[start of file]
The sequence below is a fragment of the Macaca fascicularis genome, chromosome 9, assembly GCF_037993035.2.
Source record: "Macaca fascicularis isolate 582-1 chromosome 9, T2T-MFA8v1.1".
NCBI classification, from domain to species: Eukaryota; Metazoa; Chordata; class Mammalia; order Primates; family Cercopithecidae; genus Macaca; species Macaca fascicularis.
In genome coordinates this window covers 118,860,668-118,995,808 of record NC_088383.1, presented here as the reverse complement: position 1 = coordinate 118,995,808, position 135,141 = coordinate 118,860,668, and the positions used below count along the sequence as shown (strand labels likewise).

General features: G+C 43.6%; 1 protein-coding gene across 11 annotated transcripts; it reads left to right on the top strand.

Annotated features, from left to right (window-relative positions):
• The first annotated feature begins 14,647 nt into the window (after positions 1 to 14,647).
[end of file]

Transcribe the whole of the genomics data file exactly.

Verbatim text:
The sequence below is a fragment of the Macaca fascicularis genome, chromosome 9, assembly GCF_037993035.2.
Source record: "Macaca fascicularis isolate 582-1 chromosome 9, T2T-MFA8v1.1".
NCBI classification, from domain to species: Eukaryota; Metazoa; Chordata; class Mammalia; order Primates; family Cercopithecidae; genus Macaca; species Macaca fascicularis.
In genome coordinates this window covers 118,860,668-118,995,808 of record NC_088383.1, presented here as the reverse complement: position 1 = coordinate 118,995,808, position 135,141 = coordinate 118,860,668, and the positions used below count along the sequence as shown (strand labels likewise).

General features: G+C 43.6%; 1 protein-coding gene across 11 annotated transcripts; it reads left to right on the top strand.

Annotated features, from left to right (window-relative positions):
• The first annotated feature begins 14,647 nt into the window (after positions 1 to 14,647).